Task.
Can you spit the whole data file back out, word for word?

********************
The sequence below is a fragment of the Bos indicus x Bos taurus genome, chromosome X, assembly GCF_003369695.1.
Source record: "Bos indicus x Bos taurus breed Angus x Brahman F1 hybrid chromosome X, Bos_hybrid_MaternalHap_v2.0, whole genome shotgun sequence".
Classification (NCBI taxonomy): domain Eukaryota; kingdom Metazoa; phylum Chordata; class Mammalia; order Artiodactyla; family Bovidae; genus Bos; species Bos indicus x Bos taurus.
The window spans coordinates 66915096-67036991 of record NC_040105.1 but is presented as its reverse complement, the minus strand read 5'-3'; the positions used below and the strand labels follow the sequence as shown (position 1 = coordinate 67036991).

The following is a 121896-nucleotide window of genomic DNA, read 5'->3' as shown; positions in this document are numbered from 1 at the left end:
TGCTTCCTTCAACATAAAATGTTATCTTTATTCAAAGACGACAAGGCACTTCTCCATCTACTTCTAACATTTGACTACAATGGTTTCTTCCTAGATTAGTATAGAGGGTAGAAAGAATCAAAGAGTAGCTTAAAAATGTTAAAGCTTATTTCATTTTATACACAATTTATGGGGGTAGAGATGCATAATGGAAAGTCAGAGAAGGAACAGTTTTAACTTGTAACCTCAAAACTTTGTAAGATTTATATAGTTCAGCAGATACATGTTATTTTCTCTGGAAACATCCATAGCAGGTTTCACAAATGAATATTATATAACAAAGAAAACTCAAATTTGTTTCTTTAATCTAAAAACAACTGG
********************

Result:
The sequence below is a fragment of the Bos indicus x Bos taurus genome, chromosome X, assembly GCF_003369695.1.
Source record: "Bos indicus x Bos taurus breed Angus x Brahman F1 hybrid chromosome X, Bos_hybrid_MaternalHap_v2.0, whole genome shotgun sequence".
Classification (NCBI taxonomy): domain Eukaryota; kingdom Metazoa; phylum Chordata; class Mammalia; order Artiodactyla; family Bovidae; genus Bos; species Bos indicus x Bos taurus.
The window spans coordinates 66915096-67036991 of record NC_040105.1 but is presented as its reverse complement, the minus strand read 5'-3'; the positions used below and the strand labels follow the sequence as shown (position 1 = coordinate 67036991).

The following is a 121896-nucleotide window of genomic DNA, read 5'->3' as shown; positions in this document are numbered from 1 at the left end:
TGCTTCCTTCAACATAAAATGTTATCTTTATTCAAAGACGACAAGGCACTTCTCCATCTACTTCTAACATTTGACTACAATGGTTTCTTCCTAGATTAGTATAGAGGGTAGAAAGAATCAAAGAGTAGCTTAAAAATGTTAAAGCTTATTTCATTTTATACACAATTTATGGGGGTAGAGATGCATAATGGAAAGTCAGAGAAGGAACAGTTTTAACTTGTAACCTCAAAACTTTGTAAGATTTATATAGTTCAGCAGATACATGTTATTTTCTCTGGAAACATCCATAGCAGGTTTCACAAATGAATATTATATAACAAAGAAAACTCAAATTTGTTTCTTTAATCTAAAAACAACTGG